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Medical Tourism is the Technology up to Snuff

Medical tourism (also called medical travel) is a term that describes the practice of travelling outside ones own home country. The reasons for doing this range from the cost of the procedure to the long waiting times for a non-emergency procedure back home.

Some of the more prestigious overseas providers, such as Apollo Hospital Group and Wockhardt Hospitals (which is affiliated with Harvard Medical School) in India, and Bumrungrad International Hospital in Thailand, are known to offer a better level of care than the average community hospital in the United States.

Thailand

Bumrungrad International Hospital in Bangkok, Thailand, uses Microsofts Amalga Hospital Information System (HIS), a sophisticated health information technology system. This software is designed to recognize and prevent dangerous drug interactions, store patient records electronically and fully integrate all areas of patient management and hospital operations.

The US consular information sheet gives the health care system in Thailand high marks for quality, particularly facilities in Bangkok. However, the World Health Organization ranks the Thai healthcare system at number 47, which is below the USA’s ranking at 37 and the United Kingdom’s ranking at 18.

Philippines

The Philippines is also starting to cash in on medical tourism, with an official Philippines medical tourism program running in co-operation with its Department of Tourism. It is hoped that patients from the US and Australia will be attracted there in the future. Several healthcare facilities are participating in the program, but so far St Lukes Medical Centre in Quezon City is the Government’s only full medical tourism partner. The Microsoft Amalga Hospital Information System (HIS) is used by the Asian Hospital and Medical Center in the Philippines.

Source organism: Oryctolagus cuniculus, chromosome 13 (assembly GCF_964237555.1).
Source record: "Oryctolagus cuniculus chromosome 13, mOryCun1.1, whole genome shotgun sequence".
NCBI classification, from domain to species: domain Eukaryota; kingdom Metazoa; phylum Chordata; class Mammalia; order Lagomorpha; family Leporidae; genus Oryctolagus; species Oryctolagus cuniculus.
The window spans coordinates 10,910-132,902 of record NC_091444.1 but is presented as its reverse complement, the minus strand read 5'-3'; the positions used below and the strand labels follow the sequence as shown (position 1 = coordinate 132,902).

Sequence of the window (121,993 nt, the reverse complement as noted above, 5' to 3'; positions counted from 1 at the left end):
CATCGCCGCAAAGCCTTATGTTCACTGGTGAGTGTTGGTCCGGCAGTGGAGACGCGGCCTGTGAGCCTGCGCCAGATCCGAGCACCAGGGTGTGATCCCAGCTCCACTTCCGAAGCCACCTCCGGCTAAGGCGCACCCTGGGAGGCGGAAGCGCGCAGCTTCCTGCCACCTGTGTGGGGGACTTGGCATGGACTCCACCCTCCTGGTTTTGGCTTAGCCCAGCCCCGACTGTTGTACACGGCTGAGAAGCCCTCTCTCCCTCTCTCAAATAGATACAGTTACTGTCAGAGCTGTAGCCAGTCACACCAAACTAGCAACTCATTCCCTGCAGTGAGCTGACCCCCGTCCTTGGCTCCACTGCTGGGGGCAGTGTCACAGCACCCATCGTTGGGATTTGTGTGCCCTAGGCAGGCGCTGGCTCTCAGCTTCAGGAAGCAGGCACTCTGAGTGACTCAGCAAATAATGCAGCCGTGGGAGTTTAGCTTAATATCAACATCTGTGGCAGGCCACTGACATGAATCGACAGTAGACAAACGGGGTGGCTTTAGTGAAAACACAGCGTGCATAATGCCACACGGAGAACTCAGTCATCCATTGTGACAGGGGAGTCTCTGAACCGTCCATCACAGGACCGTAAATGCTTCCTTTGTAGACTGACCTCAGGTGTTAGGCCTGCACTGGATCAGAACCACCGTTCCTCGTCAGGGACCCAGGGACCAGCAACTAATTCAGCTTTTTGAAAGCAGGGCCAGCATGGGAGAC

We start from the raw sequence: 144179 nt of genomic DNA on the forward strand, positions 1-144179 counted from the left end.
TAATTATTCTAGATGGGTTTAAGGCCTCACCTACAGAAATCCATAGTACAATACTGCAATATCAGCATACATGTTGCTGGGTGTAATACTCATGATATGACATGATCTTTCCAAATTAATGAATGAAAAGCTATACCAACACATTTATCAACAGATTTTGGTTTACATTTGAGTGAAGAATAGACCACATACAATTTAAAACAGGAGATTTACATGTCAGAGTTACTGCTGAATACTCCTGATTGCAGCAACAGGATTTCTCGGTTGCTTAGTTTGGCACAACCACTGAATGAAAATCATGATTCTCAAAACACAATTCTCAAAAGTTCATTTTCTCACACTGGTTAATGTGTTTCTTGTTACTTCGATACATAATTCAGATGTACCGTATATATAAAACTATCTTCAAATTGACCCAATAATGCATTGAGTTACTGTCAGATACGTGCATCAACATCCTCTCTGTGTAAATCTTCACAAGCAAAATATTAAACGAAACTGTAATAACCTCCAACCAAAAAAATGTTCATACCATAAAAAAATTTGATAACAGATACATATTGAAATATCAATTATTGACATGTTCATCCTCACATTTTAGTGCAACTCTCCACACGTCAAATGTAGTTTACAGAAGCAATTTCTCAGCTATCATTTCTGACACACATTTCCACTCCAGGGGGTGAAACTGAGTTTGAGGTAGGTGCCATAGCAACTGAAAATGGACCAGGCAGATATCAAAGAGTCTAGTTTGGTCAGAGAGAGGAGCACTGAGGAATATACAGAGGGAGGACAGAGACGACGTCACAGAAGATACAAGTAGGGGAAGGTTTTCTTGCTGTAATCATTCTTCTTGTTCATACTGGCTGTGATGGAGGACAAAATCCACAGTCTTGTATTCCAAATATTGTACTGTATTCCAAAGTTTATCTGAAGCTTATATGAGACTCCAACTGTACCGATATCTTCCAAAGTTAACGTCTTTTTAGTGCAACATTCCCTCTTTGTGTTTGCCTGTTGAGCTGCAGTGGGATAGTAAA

Central and South America

Mexico has been popular for some time with American patients seeking primary and dental care. But to attract cash-paying American patients for surgical services, health care systems are building hospitals and clinics with the high level of service and amenities that American patients have come to expect. For instance, Americans expect professional medical staff and upscale private rooms in clean, modern facilities. They also expect high-tech equipment that American hospitals would possess.

By contrast, only about one out of four U.S. hospitals store medical records electronically. Third parties pay 87 percent of medical bills in the U.S. health care system, and most of the third parties do not reimburse physicians or hospitals for the use of EMRs. Since others pay the bills, patients usually do not choose hospitals or physicians based on their use of EMRs

More than 120 hospitals abroad are accredited by the Joint Commission International (JCI), an arm of the organization that accredits American hospitals participating in Medicare; another 20 are accredited through the International Standards Organization; and some countries are adopting their own accrediting standards.

The very high costs of healthcare in industrialized nations, convenience of international travel, along with the availability of world-class facilities and highly skilled medical practitioners in developing countries have pushed forward the industry of medical tourism.